PwC Accepts Responsibility for Losing Personal Records of Alaska Public Employees

In Alaska news that doesn’t involve Sarah Palin, it emerged late last week that PwC lost the personal records of 77,000 public employees and retirees who participated in the State’s Public Employees Retirement System and the Teachers Retirement System in 2003 – 2004.

Alaska had engaged P. Dubs as expert witnesses in a lawsuit against its former actuary Mercer and turned the data over to the firm for analysis during the discovery process. PwC discovered that the data vanished in December and PwC notified the state last week (nobody wants to share bad news during the holidays).


PwC has accepted responsibility for the whole mess and has agreed to pay for identity theft protection, credit monitoring, and security freezes (if necessary) for the 77,000 employees affected. The firm will also reimburse any losses suffered by any of the participants.

The firm must have realized that there was little upside to disclaiming responsibility, as this would inevitably lead to a sentence in a Sarah Palin speech that involved PwC opposing God, guns, and regular Americans. Populist rancor would ensue and the firm would be run out of Alaska within a week (give or take).

This is the second SNAFU for PwC in the last month. The firm issued a press release on January 15th announcing that someone was sending bogus PwC checks to random people advising them that they had been selected to be secret shoppers. It’s not clear as to whether this is a sign of the wheels coming off or simply bad luck. We’ll keep you informed of any additional slip-ups.

State Acts Promptly to Safeguard Alaskans Against Potential Identity Theft [State of Alaska Department of Law]

In Alaska news that doesn’t involve Sarah Palin, it emerged late last week that PwC lost the personal records of 77,000 public employees and retirees who participated in the State’s Public Employees Retirement System and the Teachers Retirement System in 2003 – 2004.

Alaska had engaged P. Dubs as expert witnesses in a lawsuit against its former actuary Mercer and turned the data over to the firm for analysis during the discovery process. PwC discovered that the data vanished in December and PwC notified the state last week (nobody wants to share bad news during the holidays).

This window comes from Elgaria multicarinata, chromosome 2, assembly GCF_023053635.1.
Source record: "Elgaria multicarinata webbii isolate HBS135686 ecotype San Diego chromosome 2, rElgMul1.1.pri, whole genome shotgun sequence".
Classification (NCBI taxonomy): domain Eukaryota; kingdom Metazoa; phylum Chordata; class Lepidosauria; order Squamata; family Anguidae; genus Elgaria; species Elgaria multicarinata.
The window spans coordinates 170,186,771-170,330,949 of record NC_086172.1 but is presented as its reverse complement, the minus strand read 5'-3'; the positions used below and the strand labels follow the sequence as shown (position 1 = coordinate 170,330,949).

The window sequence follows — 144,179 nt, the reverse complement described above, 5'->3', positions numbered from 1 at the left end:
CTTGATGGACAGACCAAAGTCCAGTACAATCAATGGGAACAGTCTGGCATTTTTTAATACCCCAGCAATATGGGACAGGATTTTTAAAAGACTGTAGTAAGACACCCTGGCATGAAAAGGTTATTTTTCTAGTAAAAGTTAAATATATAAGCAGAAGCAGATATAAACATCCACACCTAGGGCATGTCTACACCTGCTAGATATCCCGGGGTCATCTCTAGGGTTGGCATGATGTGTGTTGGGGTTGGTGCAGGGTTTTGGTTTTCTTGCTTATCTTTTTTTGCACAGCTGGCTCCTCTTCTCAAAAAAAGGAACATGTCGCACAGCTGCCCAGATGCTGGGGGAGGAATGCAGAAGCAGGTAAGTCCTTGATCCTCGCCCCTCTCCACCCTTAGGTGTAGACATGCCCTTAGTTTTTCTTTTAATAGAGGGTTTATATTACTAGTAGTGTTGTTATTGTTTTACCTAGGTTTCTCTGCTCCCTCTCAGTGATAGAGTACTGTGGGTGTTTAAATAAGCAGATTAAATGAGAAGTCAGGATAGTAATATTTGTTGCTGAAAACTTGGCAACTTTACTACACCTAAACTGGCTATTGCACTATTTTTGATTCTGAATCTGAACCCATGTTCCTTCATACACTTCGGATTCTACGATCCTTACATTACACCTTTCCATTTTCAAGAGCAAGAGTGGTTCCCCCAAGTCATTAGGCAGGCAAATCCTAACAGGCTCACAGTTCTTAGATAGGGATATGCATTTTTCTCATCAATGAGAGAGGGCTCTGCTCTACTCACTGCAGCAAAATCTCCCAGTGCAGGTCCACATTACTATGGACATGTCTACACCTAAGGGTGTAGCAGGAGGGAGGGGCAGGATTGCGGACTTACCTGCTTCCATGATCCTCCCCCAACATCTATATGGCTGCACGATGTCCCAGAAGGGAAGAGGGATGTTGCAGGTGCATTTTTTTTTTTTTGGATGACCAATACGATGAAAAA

PwC has accepted responsibility for the whole mess and has agreed to pay for identity theft protection, credit monitoring, and security freezes (if necessary) for the 77,000 employees affected. The firm will also reimburse any losses suffered by any of the participants.

The firm must have realized that there was little upside to disclaiming responsibility, as this would inevitably lead to a sentence in a Sarah Palin speech that involved PwC opposing God, guns, and regular Americans. Populist rancor would ensue and the firm would be run out of Alaska within a week (give or take).

This is the second SNAFU for PwC in the last month. The firm issued a press release on January 15th announcing that someone was sending bogus PwC checks to random people advising them that they had been selected to be secret shoppers. It’s not clear as to whether this is a sign of the wheels coming off or simply bad luck. We’ll keep you informed of any additional slip-ups.

State Acts Promptly to Safeguard Alaskans Against Potential Identity Theft [State of Alaska Department of Law]

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